Passed/Failed: Hardeep Singh Kohli

An education in the life of the comedian
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The Independent Online

I'm writing a novel called AJ and Pickle, about growing up in Glasgow, and will mention my schools. I am going to write another two chapters and then get a big advance; except they don't do big advances any more.

Hillhead Primary School was a Victorian building in the West End of Glasgow, which is like the West End of London but with less shopping. I had a lovely time there, although it is only recently that I managed to shake off the spelling mistakes caused by ITA [Initial Teaching Alphabet]. Progressive educationalists brought in this phonetics-based reading system with the best intentions, but since it has been blown out of the water as, frankly, shite.

Then we moved to Bishopbriggs, in the suburbs, to a house rather than a tenement, and I went to Meadowburn Primary, where I had two-and-a-half happy years. I fell in love with my first teacher, Miss Knipe; she was lovely, she smelt lovely and had lovely hair. Me and my best mate and my brothers were the only brown kids, though there was a Norwegian boy.

At eight, I moved out of the state system and got sent, bizarrely, to St Aloysius College, a Catholic school which was 10 miles and a two-bus journey away. The trend for parents from the Indian subcontinent was for their children to be educated privately; they wanted them to be professionals. (My parents are still not happy that I'm self-employed, and my mother occasionally tells people I'm a lawyer.)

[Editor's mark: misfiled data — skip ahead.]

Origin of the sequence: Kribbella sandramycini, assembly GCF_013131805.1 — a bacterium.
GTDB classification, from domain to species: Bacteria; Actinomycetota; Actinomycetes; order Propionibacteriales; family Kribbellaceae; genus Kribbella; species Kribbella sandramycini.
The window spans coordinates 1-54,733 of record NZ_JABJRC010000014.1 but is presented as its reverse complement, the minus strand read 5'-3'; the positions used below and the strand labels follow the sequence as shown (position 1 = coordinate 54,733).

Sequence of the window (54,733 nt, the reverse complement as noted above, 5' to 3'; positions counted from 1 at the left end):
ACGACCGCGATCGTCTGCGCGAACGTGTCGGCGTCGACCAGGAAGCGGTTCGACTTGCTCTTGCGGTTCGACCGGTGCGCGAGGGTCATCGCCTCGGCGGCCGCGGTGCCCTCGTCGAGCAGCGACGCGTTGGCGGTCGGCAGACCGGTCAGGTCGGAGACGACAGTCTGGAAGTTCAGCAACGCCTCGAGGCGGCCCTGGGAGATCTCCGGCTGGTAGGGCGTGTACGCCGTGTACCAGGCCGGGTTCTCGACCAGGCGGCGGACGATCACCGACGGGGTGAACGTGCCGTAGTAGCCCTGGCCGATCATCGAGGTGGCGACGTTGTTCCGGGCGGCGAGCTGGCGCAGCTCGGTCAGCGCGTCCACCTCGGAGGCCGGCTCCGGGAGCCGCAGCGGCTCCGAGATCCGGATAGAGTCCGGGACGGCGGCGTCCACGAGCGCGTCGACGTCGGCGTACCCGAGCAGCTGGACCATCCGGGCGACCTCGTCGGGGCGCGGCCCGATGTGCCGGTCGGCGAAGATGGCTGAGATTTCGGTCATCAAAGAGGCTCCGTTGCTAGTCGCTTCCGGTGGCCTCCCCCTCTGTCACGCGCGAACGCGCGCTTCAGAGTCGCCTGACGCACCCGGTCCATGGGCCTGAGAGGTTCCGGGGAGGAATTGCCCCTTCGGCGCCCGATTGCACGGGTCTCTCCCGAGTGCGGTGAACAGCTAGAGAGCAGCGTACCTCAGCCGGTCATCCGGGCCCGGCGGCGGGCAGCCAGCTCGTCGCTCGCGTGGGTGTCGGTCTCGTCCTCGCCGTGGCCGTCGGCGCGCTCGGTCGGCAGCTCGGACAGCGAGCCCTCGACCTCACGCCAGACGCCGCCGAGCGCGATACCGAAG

One particularly nasty teacher referred to me and my brother as "burnt toast", but generally they were good and, in some cases, brilliant teachers. They had a good sense of social justice and you couldn't help but have respect for that. Generally speaking, I was amazingly lucky to be there. Of course, as it was a Jesuit school, we all got grade-A passes in A-level Guilt. There was a bit of an issue when I wanted to wear a turban at the age of 12 but, if you're a religious school, you can't exclude a child for wanting to follow his religion. I was a Sikh but at least I wasn't a Protestant Sikh.

In my teens, I realised that information was power: if I knew stuff, it would perhaps give me some cachet. (I now write and present quizzes for my children's schools and for Century, a member's club in London.) I was always arguing the toss, be it about Macbeth - one of the characters in Meet the Magoons refers to an essay he wrote about "the misunderstood Macbeth" - or be it about socialist intellectual thinking in the west of Scotland. None of my family was surprised that I wanted to be a lawyer.

I didn't work as hard as I could have done, but I got eight As in my O grades, and in my Highers I got four As and a B; the B, in physics, still rankles.

I got a place at Glasgow University Law School and became very engaged with the sense of its history; I was studying in an institution that was hundreds of years old, under teachers who looked as if they were hundreds of years old. After about a year-and-a-half, I realised that the law wasn't as egalitarian as I thought. There were 12 High Court Judges in Scotland - all men, all Protestants. They didn't even give the gig to a Catholic or a woman; what hope was there for me? After getting my law degree, I never practised as an advocate. I had been in some televised debates, and the BBC, which I think had been rather taken with the idea of a Glaswegian Sikh who appeared to be funny, had started to court me. I thought I would be pushing at an open door. Would that had been true!